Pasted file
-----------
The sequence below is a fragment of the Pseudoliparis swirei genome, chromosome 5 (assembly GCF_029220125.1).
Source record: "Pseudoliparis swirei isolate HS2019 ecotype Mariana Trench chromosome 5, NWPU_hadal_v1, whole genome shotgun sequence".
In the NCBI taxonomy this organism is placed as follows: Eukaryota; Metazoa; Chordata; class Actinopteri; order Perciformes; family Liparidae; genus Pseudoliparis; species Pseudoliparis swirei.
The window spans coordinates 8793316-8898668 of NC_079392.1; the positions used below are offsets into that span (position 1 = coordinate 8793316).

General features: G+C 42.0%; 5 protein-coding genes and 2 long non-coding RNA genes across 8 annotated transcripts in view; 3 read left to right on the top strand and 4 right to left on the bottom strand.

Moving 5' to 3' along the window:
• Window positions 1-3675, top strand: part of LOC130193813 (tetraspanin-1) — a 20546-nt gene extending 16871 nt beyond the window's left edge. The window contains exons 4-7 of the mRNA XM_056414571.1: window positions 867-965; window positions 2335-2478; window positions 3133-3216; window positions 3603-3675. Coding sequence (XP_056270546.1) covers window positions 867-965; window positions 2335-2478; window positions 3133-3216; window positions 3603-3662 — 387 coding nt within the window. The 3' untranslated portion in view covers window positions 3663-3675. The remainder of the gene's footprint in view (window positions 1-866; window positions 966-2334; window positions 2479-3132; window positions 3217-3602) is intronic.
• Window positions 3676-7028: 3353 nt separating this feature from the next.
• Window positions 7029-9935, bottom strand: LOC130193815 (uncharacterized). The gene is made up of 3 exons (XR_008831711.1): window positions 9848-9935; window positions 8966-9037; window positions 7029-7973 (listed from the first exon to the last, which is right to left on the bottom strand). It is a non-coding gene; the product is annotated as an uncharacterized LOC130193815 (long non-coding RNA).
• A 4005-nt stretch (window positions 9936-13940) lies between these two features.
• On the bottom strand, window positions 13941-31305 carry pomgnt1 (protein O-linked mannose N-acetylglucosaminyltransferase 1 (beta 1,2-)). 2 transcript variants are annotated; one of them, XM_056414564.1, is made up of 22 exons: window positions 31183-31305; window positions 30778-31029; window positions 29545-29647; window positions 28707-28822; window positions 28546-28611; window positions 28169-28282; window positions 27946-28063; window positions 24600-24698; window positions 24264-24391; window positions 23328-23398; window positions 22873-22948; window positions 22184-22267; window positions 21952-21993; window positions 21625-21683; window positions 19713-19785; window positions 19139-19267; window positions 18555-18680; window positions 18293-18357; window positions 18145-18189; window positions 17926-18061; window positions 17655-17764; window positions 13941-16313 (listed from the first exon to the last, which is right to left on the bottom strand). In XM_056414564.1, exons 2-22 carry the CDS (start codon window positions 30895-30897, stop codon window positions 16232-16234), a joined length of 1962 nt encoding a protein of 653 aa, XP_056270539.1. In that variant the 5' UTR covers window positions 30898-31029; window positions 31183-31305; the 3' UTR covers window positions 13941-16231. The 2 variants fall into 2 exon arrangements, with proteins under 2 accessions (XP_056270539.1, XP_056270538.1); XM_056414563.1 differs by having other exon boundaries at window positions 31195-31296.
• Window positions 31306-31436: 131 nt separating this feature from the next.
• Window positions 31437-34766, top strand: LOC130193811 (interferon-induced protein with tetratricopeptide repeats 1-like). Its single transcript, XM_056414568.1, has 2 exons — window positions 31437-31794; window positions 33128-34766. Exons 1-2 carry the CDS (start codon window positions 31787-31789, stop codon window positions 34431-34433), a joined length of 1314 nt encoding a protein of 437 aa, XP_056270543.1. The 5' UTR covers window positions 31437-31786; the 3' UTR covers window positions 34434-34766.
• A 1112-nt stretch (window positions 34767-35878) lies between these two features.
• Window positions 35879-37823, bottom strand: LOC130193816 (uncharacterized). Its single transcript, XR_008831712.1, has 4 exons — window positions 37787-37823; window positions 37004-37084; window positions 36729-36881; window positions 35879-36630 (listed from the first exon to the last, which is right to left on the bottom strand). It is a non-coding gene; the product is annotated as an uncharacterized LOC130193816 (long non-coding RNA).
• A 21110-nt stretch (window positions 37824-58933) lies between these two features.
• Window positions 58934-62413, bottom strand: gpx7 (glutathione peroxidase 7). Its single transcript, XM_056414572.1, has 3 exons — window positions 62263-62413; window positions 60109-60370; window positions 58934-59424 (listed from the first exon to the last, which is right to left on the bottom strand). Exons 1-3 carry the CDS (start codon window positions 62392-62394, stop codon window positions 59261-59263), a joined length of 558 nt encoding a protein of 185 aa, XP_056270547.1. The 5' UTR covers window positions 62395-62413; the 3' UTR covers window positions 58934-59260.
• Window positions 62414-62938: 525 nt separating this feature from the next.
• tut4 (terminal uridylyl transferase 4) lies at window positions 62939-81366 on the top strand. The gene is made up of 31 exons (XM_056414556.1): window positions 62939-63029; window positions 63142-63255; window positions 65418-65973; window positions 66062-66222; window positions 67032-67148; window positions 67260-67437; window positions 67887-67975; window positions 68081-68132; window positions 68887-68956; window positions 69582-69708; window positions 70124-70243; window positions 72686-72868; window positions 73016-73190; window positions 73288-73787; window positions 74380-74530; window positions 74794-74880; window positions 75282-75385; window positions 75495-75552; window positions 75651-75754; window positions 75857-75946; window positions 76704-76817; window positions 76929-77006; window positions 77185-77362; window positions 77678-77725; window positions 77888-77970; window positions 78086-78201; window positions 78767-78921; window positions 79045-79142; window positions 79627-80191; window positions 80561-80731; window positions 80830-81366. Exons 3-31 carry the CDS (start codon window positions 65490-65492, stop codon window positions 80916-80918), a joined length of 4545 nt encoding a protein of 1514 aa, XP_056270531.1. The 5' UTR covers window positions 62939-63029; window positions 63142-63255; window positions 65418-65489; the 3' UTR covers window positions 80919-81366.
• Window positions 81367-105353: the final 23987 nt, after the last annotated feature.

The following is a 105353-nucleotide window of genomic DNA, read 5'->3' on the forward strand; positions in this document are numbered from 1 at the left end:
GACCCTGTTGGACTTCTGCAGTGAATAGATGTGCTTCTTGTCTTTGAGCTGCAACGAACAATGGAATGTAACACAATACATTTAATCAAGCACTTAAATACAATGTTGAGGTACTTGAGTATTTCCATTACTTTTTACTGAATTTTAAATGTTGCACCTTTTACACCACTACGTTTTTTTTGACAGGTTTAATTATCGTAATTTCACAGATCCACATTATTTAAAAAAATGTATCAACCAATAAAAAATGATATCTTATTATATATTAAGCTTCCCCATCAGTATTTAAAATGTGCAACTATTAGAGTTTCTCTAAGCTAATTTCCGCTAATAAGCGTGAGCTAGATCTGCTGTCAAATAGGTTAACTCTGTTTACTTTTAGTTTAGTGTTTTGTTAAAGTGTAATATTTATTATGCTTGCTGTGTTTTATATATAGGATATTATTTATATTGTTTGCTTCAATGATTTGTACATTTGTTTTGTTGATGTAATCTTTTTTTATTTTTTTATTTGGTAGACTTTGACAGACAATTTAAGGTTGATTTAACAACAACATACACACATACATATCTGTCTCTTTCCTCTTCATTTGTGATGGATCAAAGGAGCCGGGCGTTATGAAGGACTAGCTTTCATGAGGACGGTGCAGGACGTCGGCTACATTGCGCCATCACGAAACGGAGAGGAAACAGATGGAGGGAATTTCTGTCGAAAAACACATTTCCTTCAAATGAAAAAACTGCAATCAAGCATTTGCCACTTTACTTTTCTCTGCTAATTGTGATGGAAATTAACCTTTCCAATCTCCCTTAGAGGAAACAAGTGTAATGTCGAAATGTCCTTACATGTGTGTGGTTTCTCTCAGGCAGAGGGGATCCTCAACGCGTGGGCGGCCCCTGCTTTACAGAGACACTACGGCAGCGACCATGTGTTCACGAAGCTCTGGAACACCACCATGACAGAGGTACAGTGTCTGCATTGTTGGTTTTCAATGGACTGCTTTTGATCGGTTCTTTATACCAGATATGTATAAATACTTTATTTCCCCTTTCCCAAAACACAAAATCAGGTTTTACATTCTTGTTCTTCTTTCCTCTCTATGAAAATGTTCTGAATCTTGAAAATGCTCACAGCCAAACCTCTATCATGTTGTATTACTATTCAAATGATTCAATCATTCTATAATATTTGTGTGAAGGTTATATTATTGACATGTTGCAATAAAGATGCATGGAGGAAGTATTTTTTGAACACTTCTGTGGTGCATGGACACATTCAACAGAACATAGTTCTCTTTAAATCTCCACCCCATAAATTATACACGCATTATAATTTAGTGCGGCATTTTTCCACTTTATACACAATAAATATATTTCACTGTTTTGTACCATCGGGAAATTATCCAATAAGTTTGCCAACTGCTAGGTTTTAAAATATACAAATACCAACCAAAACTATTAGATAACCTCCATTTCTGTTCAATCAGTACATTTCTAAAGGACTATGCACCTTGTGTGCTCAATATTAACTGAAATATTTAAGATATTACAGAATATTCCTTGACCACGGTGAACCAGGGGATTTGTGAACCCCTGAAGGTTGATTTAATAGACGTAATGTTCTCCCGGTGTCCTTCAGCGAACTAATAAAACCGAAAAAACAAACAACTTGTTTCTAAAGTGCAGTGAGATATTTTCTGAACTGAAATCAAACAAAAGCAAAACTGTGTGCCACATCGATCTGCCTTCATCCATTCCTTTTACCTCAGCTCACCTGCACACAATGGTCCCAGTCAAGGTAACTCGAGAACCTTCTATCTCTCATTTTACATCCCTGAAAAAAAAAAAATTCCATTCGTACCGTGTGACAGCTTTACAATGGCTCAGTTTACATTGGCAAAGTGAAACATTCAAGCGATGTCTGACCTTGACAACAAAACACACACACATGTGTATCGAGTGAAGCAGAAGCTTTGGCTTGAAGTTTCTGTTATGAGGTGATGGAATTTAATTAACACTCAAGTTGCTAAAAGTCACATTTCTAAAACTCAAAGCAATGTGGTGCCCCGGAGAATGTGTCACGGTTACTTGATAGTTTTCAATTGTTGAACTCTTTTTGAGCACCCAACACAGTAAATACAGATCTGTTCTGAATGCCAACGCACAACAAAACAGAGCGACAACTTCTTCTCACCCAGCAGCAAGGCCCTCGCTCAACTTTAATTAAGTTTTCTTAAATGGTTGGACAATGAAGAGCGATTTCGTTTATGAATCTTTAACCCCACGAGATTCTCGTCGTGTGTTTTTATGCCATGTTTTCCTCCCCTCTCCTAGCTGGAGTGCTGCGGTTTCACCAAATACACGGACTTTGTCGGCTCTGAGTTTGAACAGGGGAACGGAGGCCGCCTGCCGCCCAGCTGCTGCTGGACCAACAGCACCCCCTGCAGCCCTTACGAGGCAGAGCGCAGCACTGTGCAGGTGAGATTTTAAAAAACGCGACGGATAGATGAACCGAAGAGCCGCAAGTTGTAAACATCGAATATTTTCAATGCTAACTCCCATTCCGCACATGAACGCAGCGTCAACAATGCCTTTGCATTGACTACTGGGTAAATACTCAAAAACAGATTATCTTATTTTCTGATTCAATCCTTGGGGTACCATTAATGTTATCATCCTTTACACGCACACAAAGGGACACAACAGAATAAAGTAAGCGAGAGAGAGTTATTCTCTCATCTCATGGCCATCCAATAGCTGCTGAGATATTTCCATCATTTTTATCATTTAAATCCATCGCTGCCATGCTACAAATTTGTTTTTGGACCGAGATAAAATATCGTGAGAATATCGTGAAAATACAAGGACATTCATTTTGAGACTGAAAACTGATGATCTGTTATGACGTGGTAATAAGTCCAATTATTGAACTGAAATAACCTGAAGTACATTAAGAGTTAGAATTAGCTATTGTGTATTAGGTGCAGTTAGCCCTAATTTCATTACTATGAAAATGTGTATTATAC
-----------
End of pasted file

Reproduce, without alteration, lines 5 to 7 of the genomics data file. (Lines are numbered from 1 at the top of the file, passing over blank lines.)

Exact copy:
General features: G+C 42.0%; 5 protein-coding genes and 2 long non-coding RNA genes across 8 annotated transcripts in view; 3 read left to right on the top strand and 4 right to left on the bottom strand.

Moving 5' to 3' along the window:
• Window positions 1-3675, top strand: part of LOC130193813 (tetraspanin-1) — a 20546-nt gene extending 16871 nt beyond the window's left edge. The window contains exons 4-7 of the mRNA XM_056414571.1: window positions 867-965; window positions 2335-2478; window positions 3133-3216; window positions 3603-3675. Coding sequence (XP_056270546.1) covers window positions 867-965; window positions 2335-2478; window positions 3133-3216; window positions 3603-3662 — 387 coding nt within the window. The 3' untranslated portion in view covers window positions 3663-3675. The remainder of the gene's footprint in view (window positions 1-866; window positions 966-2334; window positions 2479-3132; window positions 3217-3602) is intronic.